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In Linux, does UDP use the same buffer for incoming and outgoing packets?

If I want to overflow this buffer, it shouldn't matter if I code in C or in Python, right?

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up vote 1 down vote accepted

the linux kernel does not define a single or set of buffers for packets per say, but dynamically creates and destroys many buffers as data is passed up and down to/from higher layers (2 and above).

see this very detailed article on linux network, and in particular look at page 4 on how a buffer is connected to a nic for transmit, and then destroyed as soon as transmission is complete: http://www.linuxjournal.com/article/1312?page=0,0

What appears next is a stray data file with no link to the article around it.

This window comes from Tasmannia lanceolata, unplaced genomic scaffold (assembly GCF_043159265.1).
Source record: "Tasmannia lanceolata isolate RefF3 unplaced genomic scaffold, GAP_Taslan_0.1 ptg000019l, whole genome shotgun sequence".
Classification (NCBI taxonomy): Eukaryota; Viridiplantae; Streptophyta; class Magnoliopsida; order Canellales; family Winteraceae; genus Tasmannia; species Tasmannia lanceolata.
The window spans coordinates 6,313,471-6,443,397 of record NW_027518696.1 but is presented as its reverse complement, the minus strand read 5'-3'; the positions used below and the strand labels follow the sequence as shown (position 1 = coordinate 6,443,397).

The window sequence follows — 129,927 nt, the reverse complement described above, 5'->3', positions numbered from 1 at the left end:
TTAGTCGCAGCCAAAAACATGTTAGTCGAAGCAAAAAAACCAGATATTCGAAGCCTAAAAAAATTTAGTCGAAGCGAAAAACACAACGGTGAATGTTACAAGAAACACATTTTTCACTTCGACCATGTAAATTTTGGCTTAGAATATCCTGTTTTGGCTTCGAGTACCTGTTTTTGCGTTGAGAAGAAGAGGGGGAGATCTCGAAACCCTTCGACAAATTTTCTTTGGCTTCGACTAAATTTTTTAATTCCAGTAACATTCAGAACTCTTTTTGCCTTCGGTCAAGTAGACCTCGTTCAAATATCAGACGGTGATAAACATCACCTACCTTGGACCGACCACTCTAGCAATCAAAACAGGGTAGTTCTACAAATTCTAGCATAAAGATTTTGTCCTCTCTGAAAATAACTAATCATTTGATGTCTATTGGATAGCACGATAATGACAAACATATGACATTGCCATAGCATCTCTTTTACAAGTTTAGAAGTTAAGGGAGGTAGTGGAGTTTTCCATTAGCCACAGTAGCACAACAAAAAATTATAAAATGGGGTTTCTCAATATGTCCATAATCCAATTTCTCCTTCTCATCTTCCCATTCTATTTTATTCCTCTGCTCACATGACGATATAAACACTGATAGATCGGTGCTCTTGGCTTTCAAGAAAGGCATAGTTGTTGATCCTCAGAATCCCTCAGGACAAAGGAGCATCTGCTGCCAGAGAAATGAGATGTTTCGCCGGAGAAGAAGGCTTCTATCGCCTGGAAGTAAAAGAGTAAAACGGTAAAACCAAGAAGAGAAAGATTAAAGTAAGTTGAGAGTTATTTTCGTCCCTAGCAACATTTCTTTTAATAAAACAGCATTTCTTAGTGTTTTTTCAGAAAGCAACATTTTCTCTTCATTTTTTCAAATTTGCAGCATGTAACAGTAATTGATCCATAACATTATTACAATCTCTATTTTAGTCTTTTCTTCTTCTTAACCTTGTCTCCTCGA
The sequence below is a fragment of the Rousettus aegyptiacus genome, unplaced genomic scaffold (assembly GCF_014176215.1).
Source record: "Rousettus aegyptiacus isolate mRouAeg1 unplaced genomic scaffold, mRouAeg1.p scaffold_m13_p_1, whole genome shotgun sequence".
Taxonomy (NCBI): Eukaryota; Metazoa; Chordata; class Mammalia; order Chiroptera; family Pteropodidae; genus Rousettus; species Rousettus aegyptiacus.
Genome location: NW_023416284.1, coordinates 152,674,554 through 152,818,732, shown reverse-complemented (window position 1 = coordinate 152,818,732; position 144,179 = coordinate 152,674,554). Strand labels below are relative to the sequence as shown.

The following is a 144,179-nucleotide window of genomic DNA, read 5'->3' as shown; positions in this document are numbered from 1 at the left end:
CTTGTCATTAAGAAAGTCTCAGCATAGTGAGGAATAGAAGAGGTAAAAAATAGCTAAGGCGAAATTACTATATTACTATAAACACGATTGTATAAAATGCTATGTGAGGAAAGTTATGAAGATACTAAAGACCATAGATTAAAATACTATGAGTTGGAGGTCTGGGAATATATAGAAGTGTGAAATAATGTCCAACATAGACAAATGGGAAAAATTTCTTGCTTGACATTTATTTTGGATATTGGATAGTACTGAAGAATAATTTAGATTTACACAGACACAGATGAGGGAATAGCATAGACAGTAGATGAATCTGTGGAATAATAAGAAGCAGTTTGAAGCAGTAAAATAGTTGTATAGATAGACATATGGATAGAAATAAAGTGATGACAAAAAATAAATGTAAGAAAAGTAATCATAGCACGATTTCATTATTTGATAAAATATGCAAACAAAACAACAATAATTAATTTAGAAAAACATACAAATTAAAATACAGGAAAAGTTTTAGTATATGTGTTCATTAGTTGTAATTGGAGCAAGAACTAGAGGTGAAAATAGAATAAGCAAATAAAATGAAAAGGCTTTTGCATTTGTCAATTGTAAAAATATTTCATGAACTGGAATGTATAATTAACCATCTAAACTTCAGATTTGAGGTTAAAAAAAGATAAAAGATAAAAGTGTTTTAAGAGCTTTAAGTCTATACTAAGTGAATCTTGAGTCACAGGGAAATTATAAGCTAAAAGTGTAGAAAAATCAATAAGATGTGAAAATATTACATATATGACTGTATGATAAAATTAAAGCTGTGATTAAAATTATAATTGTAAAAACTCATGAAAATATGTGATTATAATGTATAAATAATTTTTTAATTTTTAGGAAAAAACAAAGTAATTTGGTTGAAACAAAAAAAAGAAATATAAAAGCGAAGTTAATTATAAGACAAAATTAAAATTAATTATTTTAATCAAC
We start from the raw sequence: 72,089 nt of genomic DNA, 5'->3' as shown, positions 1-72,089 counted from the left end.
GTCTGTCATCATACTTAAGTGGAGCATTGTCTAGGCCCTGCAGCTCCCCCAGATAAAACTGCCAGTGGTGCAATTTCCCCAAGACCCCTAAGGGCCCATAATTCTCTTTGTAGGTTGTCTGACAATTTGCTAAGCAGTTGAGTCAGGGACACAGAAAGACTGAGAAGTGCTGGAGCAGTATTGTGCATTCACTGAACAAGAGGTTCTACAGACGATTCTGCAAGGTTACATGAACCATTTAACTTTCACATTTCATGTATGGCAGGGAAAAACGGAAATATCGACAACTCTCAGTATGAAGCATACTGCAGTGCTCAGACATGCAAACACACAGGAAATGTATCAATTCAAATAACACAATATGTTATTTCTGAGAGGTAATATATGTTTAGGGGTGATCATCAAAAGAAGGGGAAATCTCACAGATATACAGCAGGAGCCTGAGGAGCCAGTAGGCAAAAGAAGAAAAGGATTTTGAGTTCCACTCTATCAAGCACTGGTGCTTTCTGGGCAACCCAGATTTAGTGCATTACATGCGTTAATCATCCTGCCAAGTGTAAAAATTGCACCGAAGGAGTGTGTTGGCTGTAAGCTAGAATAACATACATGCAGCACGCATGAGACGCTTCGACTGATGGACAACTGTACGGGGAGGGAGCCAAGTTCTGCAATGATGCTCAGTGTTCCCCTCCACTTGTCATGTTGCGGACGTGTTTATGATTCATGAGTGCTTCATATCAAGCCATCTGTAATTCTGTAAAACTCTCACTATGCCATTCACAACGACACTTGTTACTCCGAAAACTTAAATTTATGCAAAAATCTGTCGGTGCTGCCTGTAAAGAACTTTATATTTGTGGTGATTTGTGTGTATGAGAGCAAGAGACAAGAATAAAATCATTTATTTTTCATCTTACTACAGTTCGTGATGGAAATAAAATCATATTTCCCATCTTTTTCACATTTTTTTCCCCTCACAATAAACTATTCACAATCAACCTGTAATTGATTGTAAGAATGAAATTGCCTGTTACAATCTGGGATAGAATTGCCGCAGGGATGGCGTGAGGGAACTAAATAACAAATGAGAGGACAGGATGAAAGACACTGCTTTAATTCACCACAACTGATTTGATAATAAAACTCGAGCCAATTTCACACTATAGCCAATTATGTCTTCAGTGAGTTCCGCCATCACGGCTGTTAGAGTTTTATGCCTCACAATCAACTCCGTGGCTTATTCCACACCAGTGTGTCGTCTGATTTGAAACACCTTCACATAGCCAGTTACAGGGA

as for overflowing the buffer, obviously you would need a langague capable of manual memory operations, but linux buffers are a memory location with a control structure associated, so you may not be able to overflow it without the control system interfering.

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Thank you. My goal is to (locally) send UDP messages to a server at such a rate that the server will drop them after some point. Do you think this is possible in C and in Python? (I'm not asking for the code, of course, just to have a confirmation) – Ricky Robinson Nov 21 '12 at 22:21
    
yes it id definitely possible, because UDP does not implement flow control itself. the network hardware between you and the target however may interfere however. – Frank Thomas Nov 23 '12 at 5:42
    
Oh, for now it's all on the loopback interface, so it works. Thanks! – Ricky Robinson Nov 26 '12 at 10:40

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